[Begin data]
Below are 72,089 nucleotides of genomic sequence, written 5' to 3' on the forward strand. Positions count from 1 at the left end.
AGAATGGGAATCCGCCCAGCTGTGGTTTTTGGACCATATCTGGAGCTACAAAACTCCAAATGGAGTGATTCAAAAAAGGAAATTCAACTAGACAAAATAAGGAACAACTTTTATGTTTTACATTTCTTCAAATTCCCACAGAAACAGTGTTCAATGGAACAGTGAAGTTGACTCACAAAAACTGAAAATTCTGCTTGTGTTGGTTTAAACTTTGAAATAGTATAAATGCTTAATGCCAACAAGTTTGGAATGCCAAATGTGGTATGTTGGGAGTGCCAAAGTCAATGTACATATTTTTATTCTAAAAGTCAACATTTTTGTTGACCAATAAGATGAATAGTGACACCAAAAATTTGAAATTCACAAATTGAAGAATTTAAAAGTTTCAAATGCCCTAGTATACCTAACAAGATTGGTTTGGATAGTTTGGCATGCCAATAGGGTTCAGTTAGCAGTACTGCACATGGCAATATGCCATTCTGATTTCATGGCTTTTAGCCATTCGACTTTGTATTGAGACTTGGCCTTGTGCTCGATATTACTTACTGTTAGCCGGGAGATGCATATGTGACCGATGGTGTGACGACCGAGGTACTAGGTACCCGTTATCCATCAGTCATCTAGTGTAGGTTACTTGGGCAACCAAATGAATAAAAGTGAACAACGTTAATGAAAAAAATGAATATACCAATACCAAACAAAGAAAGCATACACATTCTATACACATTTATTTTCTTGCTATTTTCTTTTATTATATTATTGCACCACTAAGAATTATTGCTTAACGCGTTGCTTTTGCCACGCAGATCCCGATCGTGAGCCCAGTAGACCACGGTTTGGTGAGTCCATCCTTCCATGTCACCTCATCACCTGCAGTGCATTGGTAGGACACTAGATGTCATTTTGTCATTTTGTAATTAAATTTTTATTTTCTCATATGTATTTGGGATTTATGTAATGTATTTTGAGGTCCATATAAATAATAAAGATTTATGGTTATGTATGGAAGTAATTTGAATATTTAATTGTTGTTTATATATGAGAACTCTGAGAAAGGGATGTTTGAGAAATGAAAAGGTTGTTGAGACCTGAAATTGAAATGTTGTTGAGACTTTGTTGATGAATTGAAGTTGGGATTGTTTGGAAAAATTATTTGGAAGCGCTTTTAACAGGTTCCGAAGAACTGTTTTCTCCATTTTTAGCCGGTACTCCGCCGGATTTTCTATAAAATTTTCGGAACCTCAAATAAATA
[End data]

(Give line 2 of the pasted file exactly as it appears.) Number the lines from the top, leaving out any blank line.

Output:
AGAATGGGAATCCGCCCAGCTGTGGTTTTTGGACCATATCTGGAGCTACAAAACTCCAAATGGAGTGATTCAAAAAAGGAAATTCAACTAGACAAAATAAGGAACAACTTTTATGTTTTACATTTCTTCAAATTCCCACAGAAACAGTGTTCAATGGAACAGTGAAGTTGACTCACAAAAACTGAAAATTCTGCTTGTGTTGGTTTAAACTTTGAAATAGTATAAATGCTTAATGCCAACAAGTTTGGAATGCCAAATGTGGTATGTTGGGAGTGCCAAAGTCAATGTACATATTTTTATTCTAAAAGTCAACATTTTTGTTGACCAATAAGATGAATAGTGACACCAAAAATTTGAAATTCACAAATTGAAGAATTTAAAAGTTTCAAATGCCCTAGTATACCTAACAAGATTGGTTTGGATAGTTTGGCATGCCAATAGGGTTCAGTTAGCAGTACTGCACATGGCAATATGCCATTCTGATTTCATGGCTTTTAGCCATTCGACTTTGTATTGAGACTTGGCCTTGTGCTCGATATTACTTACTGTTAGCCGGGAGATGCATATGTGACCGATGGTGTGACGACCGAGGTACTAGGTACCCGTTATCCATCAGTCATCTAGTGTAGGTTACTTGGGCAACCAAATGAATAAAAGTGAACAACGTTAATGAAAAAAATGAATATACCAATACCAAACAAAGAAAGCATACACATTCTATACACATTTATTTTCTTGCTATTTTCTTTTATTATATTATTGCACCACTAAGAATTATTGCTTAACGCGTTGCTTTTGCCACGCAGATCCCGATCGTGAGCCCAGTAGACCACGGTTTGGTGAGTCCATCCTTCCATGTCACCTCATCACCTGCAGTGCATTGGTAGGACACTAGATGTCATTTTGTCATTTTGTAATTAAATTTTTATTTTCTCATATGTATTTGGGATTTATGTAATGTATTTTGAGGTCCATATAAATAATAAAGATTTATGGTTATGTATGGAAGTAATTTGAATATTTAATTGTTGTTTATATATGAGAACTCTGAGAAAGGGATGTTTGAGAAATGAAAAGGTTGTTGAGACCTGAAATTGAAATGTTGTTGAGACTTTGTTGATGAATTGAAGTTGGGATTGTTTGGAAAAATTATTTGGAAGCGCTTTTAACAGGTTCCGAAGAACTGTTTTCTCCATTTTTAGCCGGTACTCCGCCGGATTTTCTATAAAATTTTCGGAACCTCAAATAAATA